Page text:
“Why are they entertaining it? We’re in a different economic situation, there are millions of potential customers within a four-hour drive of Mobile and Carnival is open to retesting waters to see if there is any gold in those hills,” Chiron said. “Mobile has a great cruise terminal, great people and great support.”
New ships, new ports
In May, Carnival spokeswoman Jennifer De La Cruz confirmed the company had two new ships under construction.
“The first is Carnival Vista, which will enter service in Europe in May of 2016 and then begin operating from Miami late next year,” she wrote in an email. “There is also a sister ship to Carnival Vista scheduled for delivery in 2018.”
With the expanded fleet, Carnival had planned to move some of its other ships around. Spokesman Vance Gulliksen wrote in an email the company currently has six ships servicing ports along the Gulf Coast including one in Tampa, three in Galveston and two in New Orleans.
But beginning next year, the Carnival Magic is leaving Galveston for Port Canaveral, Florida. It will be replaced shortly thereafter by the Carnival Breeze, which is currently based in Miami, he wrote. The Triumph is leaving Galveston for New Orleans but will be replaced by the Liberty in the spring, but Gulliksen couldn’t shed light on which ship will be heading to Mobile.
With the city previously hosting the Holiday and the Elation, Bender speculated last week that Mobile may host the Carnival Fantasy, a 25-year-old ship currently based in Charleston, South Carolina, with a capacity for 2,675 passengers. However, Guilliksen wrote, the Fantasy will be moving from Charleston to Miami in February and the Ecstasy will take Fantasy’s place.
Chiron suggested Mobile will host another “Fantasy-class” ship, the oldest and smallest of Carnival’s fleet, but still capable of carrying as many as 2,600 passengers.
Meanwhile, Charleston is an example of a smaller port that has successfully hosted a Carnival cruise ship for years. The Fantasy has been traveling from Charleston to the Bahamas and Grand Turk since 2009, Guilliksen wrote. Erin Dhand, spokeswoman for the South Carolina Ports Authority, said Charleston has been active in the cruise industry since before 2000. In addition to being the Fantasy’s home port, Dhand wrote that Charleston, which is similar in size to Mobile, is a port of call for many of the major cruise lines, like Royal Caribbean, Norwegian and others.
In addition to helping to pay off debt on the terminal that was built for the industry, a new cruise ship would have positive economic implications for the rest of the city.
Mike Lee, president of Page and Jones and an original member of a cruise ship task force created by former mayor Mike Dow in 2002, said even though it’s a drive-in market, in the five-year period Carnival regularly departed from Mobile it resulted in 15,000 to 20,000 room nights annually at local hotels and benefited restaurants and taxi services on the ground as well as ship agents, line handlers, tug companies and fuel services at the port. Lee also wanted to make one point in particular regarding the city’s on-again, off-again history with Carnival.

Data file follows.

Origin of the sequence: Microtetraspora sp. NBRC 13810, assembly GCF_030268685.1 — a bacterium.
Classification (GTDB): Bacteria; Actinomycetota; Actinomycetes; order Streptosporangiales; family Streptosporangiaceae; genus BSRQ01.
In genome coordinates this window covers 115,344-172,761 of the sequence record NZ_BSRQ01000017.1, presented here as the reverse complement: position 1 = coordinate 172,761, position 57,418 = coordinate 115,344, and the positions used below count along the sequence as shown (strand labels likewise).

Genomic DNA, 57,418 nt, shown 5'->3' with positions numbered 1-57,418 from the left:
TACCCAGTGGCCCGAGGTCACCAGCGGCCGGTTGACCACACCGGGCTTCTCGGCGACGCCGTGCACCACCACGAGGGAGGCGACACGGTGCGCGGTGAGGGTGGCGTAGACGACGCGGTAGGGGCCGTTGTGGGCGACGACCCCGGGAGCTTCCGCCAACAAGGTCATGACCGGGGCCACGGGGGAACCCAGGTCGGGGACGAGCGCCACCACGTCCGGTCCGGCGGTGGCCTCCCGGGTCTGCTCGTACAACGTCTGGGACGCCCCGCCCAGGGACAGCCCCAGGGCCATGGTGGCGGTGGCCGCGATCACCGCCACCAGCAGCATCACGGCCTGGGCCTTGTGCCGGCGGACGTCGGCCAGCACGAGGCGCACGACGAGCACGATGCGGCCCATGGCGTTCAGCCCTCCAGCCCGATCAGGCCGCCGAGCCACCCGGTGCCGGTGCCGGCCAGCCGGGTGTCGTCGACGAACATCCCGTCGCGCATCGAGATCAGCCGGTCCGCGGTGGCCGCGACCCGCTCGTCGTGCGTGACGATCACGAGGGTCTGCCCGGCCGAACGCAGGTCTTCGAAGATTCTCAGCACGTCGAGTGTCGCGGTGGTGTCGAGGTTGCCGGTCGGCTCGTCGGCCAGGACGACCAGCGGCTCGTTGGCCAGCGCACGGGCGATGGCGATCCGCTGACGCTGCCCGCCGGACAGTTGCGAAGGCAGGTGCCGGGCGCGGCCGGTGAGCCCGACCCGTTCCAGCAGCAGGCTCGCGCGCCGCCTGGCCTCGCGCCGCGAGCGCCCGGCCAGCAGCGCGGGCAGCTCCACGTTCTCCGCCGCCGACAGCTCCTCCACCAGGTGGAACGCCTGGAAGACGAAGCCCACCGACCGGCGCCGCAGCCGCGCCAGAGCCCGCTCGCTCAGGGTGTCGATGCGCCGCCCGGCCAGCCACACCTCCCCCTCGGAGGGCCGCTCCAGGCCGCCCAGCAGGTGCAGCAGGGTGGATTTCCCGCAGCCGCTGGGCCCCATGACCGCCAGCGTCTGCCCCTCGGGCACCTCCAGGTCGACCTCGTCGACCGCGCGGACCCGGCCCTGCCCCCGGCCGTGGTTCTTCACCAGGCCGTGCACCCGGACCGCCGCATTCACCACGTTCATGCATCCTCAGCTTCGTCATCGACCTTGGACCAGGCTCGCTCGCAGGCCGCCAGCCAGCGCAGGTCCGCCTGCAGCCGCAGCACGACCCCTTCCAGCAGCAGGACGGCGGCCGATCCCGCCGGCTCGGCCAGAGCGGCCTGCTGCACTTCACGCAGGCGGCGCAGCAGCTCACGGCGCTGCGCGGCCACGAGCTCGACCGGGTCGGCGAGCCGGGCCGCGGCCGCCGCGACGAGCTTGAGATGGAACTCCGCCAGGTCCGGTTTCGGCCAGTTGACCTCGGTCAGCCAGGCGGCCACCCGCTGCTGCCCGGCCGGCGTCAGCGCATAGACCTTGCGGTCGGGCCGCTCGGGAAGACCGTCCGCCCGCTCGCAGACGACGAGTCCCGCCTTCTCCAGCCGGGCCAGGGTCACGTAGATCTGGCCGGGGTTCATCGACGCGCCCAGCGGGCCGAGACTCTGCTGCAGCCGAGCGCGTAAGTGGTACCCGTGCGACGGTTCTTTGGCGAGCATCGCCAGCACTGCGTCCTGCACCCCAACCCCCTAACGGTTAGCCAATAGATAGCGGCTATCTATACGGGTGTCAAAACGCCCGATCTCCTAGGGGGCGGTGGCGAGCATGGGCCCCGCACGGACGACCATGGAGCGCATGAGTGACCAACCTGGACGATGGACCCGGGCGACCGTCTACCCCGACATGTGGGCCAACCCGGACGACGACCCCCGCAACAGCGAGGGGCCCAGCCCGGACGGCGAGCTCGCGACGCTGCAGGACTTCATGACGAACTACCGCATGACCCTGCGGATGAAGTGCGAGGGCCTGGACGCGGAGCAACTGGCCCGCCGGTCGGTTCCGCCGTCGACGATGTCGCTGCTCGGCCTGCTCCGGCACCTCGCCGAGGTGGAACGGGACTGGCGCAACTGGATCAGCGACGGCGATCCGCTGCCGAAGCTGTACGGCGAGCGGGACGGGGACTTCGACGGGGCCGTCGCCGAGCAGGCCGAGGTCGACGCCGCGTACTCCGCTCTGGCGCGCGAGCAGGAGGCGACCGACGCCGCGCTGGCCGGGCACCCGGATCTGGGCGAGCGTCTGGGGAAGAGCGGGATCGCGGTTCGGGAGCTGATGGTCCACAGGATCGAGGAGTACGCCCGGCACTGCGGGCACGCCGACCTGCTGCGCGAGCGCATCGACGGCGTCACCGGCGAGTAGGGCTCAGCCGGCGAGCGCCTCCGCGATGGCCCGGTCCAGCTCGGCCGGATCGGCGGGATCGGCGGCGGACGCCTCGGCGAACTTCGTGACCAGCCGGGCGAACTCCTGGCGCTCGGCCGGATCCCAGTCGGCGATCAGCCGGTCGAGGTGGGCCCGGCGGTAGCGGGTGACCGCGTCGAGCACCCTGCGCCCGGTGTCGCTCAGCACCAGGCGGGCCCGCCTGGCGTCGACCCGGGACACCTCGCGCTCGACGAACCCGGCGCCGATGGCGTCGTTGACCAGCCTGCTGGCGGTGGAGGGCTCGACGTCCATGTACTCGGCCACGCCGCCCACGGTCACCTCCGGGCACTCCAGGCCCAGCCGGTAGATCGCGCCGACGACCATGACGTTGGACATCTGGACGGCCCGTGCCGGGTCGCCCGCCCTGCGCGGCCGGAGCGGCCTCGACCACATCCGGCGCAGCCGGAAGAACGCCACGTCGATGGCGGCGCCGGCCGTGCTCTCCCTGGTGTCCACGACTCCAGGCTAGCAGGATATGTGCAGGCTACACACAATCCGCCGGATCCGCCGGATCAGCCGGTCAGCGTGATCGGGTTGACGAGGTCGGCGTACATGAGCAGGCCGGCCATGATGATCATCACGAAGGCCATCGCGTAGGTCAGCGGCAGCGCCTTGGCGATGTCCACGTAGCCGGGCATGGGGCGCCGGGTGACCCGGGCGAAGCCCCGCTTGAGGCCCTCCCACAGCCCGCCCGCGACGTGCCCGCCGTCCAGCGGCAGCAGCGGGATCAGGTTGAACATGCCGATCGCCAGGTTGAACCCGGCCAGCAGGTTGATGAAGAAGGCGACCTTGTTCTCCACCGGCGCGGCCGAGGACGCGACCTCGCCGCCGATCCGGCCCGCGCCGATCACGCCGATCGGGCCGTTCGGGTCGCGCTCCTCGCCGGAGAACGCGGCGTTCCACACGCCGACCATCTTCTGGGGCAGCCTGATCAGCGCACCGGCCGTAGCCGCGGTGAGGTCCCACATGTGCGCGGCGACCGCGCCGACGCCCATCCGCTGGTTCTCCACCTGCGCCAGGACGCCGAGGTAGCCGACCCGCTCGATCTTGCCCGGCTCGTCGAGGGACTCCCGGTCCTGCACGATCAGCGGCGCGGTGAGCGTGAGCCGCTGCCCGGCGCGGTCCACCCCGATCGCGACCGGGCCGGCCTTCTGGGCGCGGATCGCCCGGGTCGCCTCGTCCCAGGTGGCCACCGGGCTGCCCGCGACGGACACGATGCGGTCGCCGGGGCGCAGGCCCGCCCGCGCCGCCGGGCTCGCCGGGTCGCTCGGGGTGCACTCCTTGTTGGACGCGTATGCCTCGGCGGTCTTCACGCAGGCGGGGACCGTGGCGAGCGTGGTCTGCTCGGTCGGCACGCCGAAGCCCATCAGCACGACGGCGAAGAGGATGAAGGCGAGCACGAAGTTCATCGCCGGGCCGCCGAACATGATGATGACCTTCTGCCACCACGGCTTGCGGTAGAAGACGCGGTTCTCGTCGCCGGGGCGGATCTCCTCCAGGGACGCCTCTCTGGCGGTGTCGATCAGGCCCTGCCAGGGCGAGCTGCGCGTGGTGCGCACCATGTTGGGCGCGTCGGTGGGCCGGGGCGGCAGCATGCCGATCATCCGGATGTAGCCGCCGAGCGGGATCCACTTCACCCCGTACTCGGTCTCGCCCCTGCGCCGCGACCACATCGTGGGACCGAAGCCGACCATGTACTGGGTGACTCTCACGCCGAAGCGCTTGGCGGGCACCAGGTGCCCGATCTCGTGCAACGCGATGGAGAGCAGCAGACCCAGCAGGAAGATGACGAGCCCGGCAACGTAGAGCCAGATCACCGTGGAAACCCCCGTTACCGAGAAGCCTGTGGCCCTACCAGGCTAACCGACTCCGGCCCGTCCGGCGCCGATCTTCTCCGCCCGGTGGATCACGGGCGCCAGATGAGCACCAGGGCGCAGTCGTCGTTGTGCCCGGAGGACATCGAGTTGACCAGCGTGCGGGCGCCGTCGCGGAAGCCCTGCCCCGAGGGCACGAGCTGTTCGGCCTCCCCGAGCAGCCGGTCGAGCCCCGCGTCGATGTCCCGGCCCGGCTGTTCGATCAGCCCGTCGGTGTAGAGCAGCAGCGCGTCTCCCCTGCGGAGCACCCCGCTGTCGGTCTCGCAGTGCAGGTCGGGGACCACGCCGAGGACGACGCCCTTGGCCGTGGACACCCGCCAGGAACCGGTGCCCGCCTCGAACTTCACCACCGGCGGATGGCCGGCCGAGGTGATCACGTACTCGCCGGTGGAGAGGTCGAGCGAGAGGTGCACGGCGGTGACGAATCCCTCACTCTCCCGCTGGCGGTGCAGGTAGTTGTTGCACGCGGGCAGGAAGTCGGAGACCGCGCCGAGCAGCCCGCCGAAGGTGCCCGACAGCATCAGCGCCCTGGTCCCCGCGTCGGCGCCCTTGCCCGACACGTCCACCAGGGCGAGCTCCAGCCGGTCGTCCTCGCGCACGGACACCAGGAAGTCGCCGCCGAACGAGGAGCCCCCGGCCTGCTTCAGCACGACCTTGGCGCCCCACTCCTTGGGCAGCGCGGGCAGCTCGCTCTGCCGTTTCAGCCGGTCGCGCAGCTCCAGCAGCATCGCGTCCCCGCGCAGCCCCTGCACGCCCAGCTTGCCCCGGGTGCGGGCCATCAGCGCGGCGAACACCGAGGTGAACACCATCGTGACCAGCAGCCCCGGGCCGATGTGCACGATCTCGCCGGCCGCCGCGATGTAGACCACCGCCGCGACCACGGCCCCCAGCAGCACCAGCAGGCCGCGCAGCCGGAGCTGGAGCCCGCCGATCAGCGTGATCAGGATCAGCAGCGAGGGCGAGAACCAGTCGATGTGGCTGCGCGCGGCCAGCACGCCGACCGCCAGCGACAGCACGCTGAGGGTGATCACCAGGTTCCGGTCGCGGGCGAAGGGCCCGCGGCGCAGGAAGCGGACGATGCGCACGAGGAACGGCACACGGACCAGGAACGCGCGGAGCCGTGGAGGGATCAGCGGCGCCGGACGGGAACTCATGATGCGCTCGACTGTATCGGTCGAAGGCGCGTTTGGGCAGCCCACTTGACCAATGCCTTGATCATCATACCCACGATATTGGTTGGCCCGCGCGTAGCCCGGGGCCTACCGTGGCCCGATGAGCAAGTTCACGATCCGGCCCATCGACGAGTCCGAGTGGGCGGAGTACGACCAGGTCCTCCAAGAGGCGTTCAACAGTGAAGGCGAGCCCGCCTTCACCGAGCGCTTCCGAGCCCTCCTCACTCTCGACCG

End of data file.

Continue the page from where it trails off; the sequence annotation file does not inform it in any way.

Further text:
“People have asked me if I have any ill feelings with Carnival and I always tell them to stop and consider something: There are four major cruise lines and many other small ones and nobody else has ever given Mobile a shot,” Lee said. “I think we should be thrilled with Carnival because they are the only ones who have made commitments and investments in Mobile and those have been meaningful.”
That’s why the push to bring a ship back to Mobile has never stopped since Stimpson took office. Lee said he was contacted shortly after Stimpson took office and traveled with the new mayor to Miami in February 2014 to attend an annual trade conference with cruise lines to let them know Mobile was still viable and interested in a partnership.
“Efforts never really stopped with the task force and the city to stay informed so if it came up where vessels were available, [the cruise lines] would remember we’re a home port and we’re available and they were successful here. We’ve always been encouraged we would get a ship back. It’s just that kind of industry where things happen quickly and you have to anticipate the changes and be able to respond. The mayor did a good job getting all the details together.”
Gabriel Tynes contributed to this report.
Updated to correct comments made by Lisa Ashley, a spokeswoman for the Port of Houston.